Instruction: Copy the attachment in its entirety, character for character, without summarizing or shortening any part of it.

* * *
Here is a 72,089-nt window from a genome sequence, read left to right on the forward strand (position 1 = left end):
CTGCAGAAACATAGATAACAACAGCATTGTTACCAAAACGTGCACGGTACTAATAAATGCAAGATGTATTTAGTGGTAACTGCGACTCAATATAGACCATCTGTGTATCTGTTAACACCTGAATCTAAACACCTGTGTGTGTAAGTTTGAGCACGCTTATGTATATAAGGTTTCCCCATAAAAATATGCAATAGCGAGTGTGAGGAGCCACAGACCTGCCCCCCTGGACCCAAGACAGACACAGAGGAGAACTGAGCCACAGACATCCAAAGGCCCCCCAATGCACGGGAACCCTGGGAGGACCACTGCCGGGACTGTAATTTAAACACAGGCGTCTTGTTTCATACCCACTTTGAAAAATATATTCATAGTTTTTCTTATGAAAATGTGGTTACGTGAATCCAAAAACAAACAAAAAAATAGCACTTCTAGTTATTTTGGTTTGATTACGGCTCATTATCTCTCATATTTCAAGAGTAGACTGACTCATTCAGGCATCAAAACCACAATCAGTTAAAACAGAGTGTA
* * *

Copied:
Here is a 72,089-nt window from a genome sequence, read left to right on the forward strand (position 1 = left end):
CTGCAGAAACATAGATAACAACAGCATTGTTACCAAAACGTGCACGGTACTAATAAATGCAAGATGTATTTAGTGGTAACTGCGACTCAATATAGACCATCTGTGTATCTGTTAACACCTGAATCTAAACACCTGTGTGTGTAAGTTTGAGCACGCTTATGTATATAAGGTTTCCCCATAAAAATATGCAATAGCGAGTGTGAGGAGCCACAGACCTGCCCCCCTGGACCCAAGACAGACACAGAGGAGAACTGAGCCACAGACATCCAAAGGCCCCCCAATGCACGGGAACCCTGGGAGGACCACTGCCGGGACTGTAATTTAAACACAGGCGTCTTGTTTCATACCCACTTTGAAAAATATATTCATAGTTTTTCTTATGAAAATGTGGTTACGTGAATCCAAAAACAAACAAAAAAATAGCACTTCTAGTTATTTTGGTTTGATTACGGCTCATTATCTCTCATATTTCAAGAGTAGACTGACTCATTCAGGCATCAAAACCACAATCAGTTAAAACAGAGTGTA